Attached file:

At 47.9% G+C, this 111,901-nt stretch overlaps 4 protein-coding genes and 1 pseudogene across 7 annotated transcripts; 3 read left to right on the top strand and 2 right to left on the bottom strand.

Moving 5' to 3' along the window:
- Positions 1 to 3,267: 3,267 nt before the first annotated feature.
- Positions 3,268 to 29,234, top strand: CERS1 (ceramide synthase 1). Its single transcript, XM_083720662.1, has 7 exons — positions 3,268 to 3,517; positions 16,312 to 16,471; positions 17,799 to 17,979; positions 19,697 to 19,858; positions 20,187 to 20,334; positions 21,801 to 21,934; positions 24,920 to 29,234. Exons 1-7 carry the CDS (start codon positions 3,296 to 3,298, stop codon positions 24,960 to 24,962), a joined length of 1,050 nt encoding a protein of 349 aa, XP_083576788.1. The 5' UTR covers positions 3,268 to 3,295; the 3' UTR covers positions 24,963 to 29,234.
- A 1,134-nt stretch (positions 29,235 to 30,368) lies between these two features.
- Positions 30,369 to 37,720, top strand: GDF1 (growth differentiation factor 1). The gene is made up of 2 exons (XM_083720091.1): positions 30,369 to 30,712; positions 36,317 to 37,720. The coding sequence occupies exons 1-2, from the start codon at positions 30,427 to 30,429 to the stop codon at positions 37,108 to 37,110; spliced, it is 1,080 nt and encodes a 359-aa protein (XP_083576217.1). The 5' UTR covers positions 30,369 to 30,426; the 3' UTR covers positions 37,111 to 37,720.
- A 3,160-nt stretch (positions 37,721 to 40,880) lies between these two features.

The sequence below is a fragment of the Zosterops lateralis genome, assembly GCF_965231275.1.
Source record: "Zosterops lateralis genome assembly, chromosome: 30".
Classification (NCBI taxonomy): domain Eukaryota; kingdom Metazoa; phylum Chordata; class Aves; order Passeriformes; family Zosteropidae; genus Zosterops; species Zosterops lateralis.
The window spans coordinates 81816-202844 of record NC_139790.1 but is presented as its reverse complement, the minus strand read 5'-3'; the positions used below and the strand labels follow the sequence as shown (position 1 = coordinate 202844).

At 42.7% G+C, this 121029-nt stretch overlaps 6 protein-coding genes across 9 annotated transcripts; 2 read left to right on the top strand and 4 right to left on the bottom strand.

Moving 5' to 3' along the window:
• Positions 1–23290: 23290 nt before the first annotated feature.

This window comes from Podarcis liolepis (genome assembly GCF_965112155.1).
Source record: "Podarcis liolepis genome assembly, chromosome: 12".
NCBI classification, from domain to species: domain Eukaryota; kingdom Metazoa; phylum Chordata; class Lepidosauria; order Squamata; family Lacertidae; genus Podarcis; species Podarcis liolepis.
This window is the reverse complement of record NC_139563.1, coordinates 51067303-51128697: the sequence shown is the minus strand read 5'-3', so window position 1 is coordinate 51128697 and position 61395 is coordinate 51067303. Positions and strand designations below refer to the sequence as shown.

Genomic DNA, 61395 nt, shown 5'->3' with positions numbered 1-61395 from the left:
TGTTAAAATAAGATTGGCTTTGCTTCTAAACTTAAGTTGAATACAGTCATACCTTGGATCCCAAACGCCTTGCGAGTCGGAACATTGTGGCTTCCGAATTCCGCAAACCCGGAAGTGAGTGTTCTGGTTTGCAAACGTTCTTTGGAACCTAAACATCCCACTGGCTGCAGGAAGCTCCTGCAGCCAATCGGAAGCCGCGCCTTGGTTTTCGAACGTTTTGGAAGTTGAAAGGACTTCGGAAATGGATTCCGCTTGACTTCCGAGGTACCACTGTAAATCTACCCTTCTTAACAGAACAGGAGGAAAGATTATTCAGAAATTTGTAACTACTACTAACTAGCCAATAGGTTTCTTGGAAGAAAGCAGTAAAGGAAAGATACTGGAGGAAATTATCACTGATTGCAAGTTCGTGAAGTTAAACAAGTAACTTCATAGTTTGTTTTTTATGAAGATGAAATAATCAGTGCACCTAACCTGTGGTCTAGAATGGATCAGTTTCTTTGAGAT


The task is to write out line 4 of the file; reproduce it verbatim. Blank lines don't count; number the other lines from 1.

- Positions 3,268 to 29,234, top strand: CERS1 (ceramide synthase 1). Its single transcript, XM_083720662.1, has 7 exons — positions 3,268 to 3,517; positions 16,312 to 16,471; positions 17,799 to 17,979; positions 19,697 to 19,858; positions 20,187 to 20,334; positions 21,801 to 21,934; positions 24,920 to 29,234. Exons 1-7 carry the CDS (start codon positions 3,296 to 3,298, stop codon positions 24,960 to 24,962), a joined length of 1,050 nt encoding a protein of 349 aa, XP_083576788.1. The 5' UTR covers positions 3,268 to 3,295; the 3' UTR covers positions 24,963 to 29,234.